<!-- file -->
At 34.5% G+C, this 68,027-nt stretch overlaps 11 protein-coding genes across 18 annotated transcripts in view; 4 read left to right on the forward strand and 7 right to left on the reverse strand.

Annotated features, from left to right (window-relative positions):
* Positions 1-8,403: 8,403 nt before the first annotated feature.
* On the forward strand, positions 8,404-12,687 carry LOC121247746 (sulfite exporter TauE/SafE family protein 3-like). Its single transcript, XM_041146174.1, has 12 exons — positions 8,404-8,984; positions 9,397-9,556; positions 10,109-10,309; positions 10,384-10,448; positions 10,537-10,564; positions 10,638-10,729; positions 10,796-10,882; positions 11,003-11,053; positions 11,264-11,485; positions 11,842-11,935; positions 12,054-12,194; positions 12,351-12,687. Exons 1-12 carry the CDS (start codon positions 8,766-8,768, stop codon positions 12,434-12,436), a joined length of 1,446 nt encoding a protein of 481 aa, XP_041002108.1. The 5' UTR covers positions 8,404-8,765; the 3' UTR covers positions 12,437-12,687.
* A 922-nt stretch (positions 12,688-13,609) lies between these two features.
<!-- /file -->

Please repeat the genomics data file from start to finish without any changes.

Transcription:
At 34.5% G+C, this 68,027-nt stretch overlaps 11 protein-coding genes across 18 annotated transcripts in view; 4 read left to right on the forward strand and 7 right to left on the reverse strand.

Annotated features, from left to right (window-relative positions):
* Positions 1-8,403: 8,403 nt before the first annotated feature.
* On the forward strand, positions 8,404-12,687 carry LOC121247746 (sulfite exporter TauE/SafE family protein 3-like). Its single transcript, XM_041146174.1, has 12 exons — positions 8,404-8,984; positions 9,397-9,556; positions 10,109-10,309; positions 10,384-10,448; positions 10,537-10,564; positions 10,638-10,729; positions 10,796-10,882; positions 11,003-11,053; positions 11,264-11,485; positions 11,842-11,935; positions 12,054-12,194; positions 12,351-12,687. Exons 1-12 carry the CDS (start codon positions 8,766-8,768, stop codon positions 12,434-12,436), a joined length of 1,446 nt encoding a protein of 481 aa, XP_041002108.1. The 5' UTR covers positions 8,404-8,765; the 3' UTR covers positions 12,437-12,687.
* A 922-nt stretch (positions 12,688-13,609) lies between these two features.